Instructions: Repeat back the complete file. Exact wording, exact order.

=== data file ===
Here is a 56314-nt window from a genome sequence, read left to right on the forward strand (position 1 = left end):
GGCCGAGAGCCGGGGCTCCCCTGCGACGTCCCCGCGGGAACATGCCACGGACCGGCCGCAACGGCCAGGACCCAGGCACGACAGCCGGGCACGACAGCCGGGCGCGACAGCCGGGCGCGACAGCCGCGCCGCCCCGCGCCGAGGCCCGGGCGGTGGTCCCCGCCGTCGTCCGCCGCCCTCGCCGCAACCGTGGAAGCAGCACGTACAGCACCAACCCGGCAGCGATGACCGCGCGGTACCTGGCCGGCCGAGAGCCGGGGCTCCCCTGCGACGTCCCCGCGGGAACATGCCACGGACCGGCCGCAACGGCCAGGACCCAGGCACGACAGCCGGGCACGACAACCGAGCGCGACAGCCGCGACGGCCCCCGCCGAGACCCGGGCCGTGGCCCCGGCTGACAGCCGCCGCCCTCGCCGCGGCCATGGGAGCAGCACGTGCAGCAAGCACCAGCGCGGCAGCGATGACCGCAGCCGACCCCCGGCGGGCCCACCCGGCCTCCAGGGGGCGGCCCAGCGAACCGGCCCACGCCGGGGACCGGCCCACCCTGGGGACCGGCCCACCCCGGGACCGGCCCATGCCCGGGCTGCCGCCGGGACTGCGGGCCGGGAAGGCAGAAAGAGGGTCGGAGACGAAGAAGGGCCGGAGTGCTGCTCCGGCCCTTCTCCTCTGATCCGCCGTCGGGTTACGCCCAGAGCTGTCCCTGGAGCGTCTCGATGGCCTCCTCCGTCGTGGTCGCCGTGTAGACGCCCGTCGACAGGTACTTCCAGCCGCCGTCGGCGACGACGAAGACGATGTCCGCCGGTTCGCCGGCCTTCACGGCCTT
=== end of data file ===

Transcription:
Here is a 56314-nt window from a genome sequence, read left to right on the forward strand (position 1 = left end):
GGCCGAGAGCCGGGGCTCCCCTGCGACGTCCCCGCGGGAACATGCCACGGACCGGCCGCAACGGCCAGGACCCAGGCACGACAGCCGGGCACGACAGCCGGGCGCGACAGCCGGGCGCGACAGCCGCGCCGCCCCGCGCCGAGGCCCGGGCGGTGGTCCCCGCCGTCGTCCGCCGCCCTCGCCGCAACCGTGGAAGCAGCACGTACAGCACCAACCCGGCAGCGATGACCGCGCGGTACCTGGCCGGCCGAGAGCCGGGGCTCCCCTGCGACGTCCCCGCGGGAACATGCCACGGACCGGCCGCAACGGCCAGGACCCAGGCACGACAGCCGGGCACGACAACCGAGCGCGACAGCCGCGACGGCCCCCGCCGAGACCCGGGCCGTGGCCCCGGCTGACAGCCGCCGCCCTCGCCGCGGCCATGGGAGCAGCACGTGCAGCAAGCACCAGCGCGGCAGCGATGACCGCAGCCGACCCCCGGCGGGCCCACCCGGCCTCCAGGGGGCGGCCCAGCGAACCGGCCCACGCCGGGGACCGGCCCACCCTGGGGACCGGCCCACCCCGGGACCGGCCCATGCCCGGGCTGCCGCCGGGACTGCGGGCCGGGAAGGCAGAAAGAGGGTCGGAGACGAAGAAGGGCCGGAGTGCTGCTCCGGCCCTTCTCCTCTGATCCGCCGTCGGGTTACGCCCAGAGCTGTCCCTGGAGCGTCTCGATGGCCTCCTCCGTCGTGGTCGCCGTGTAGACGCCCGTCGACAGGTACTTCCAGCCGCCGTCGGCGACGACGAAGACGATGTCCGCCGGTTCGCCGGCCTTCACGGCCTT